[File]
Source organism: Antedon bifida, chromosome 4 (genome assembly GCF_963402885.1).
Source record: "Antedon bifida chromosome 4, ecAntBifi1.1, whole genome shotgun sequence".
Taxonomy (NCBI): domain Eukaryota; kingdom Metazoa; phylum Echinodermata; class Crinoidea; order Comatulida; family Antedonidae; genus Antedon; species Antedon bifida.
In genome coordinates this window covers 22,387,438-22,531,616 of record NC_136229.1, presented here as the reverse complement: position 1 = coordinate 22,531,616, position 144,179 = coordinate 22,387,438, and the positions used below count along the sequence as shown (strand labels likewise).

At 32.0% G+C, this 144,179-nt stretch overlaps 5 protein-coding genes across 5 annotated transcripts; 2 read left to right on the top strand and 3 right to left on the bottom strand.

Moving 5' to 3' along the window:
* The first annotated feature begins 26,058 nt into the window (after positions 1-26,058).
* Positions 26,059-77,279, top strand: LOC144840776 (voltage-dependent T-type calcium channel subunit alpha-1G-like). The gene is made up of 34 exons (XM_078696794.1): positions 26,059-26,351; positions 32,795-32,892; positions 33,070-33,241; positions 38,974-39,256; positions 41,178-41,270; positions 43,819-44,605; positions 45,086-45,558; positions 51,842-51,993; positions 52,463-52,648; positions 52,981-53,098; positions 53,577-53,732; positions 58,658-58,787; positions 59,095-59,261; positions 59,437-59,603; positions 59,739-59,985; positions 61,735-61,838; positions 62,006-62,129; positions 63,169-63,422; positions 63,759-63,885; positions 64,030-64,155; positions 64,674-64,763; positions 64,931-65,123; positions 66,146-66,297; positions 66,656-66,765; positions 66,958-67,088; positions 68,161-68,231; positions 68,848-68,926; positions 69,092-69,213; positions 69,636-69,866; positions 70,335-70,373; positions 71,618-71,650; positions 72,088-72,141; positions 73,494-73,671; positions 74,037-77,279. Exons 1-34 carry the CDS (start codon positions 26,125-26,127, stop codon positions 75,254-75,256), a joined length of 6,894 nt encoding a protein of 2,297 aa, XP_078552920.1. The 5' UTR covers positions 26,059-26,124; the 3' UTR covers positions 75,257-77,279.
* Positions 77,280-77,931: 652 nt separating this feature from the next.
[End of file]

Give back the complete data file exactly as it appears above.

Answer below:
Source organism: Antedon bifida, chromosome 4 (genome assembly GCF_963402885.1).
Source record: "Antedon bifida chromosome 4, ecAntBifi1.1, whole genome shotgun sequence".
Taxonomy (NCBI): domain Eukaryota; kingdom Metazoa; phylum Echinodermata; class Crinoidea; order Comatulida; family Antedonidae; genus Antedon; species Antedon bifida.
In genome coordinates this window covers 22,387,438-22,531,616 of record NC_136229.1, presented here as the reverse complement: position 1 = coordinate 22,531,616, position 144,179 = coordinate 22,387,438, and the positions used below count along the sequence as shown (strand labels likewise).

At 32.0% G+C, this 144,179-nt stretch overlaps 5 protein-coding genes across 5 annotated transcripts; 2 read left to right on the top strand and 3 right to left on the bottom strand.

Moving 5' to 3' along the window:
* The first annotated feature begins 26,058 nt into the window (after positions 1-26,058).
* Positions 26,059-77,279, top strand: LOC144840776 (voltage-dependent T-type calcium channel subunit alpha-1G-like). The gene is made up of 34 exons (XM_078696794.1): positions 26,059-26,351; positions 32,795-32,892; positions 33,070-33,241; positions 38,974-39,256; positions 41,178-41,270; positions 43,819-44,605; positions 45,086-45,558; positions 51,842-51,993; positions 52,463-52,648; positions 52,981-53,098; positions 53,577-53,732; positions 58,658-58,787; positions 59,095-59,261; positions 59,437-59,603; positions 59,739-59,985; positions 61,735-61,838; positions 62,006-62,129; positions 63,169-63,422; positions 63,759-63,885; positions 64,030-64,155; positions 64,674-64,763; positions 64,931-65,123; positions 66,146-66,297; positions 66,656-66,765; positions 66,958-67,088; positions 68,161-68,231; positions 68,848-68,926; positions 69,092-69,213; positions 69,636-69,866; positions 70,335-70,373; positions 71,618-71,650; positions 72,088-72,141; positions 73,494-73,671; positions 74,037-77,279. Exons 1-34 carry the CDS (start codon positions 26,125-26,127, stop codon positions 75,254-75,256), a joined length of 6,894 nt encoding a protein of 2,297 aa, XP_078552920.1. The 5' UTR covers positions 26,059-26,124; the 3' UTR covers positions 75,257-77,279.
* Positions 77,280-77,931: 652 nt separating this feature from the next.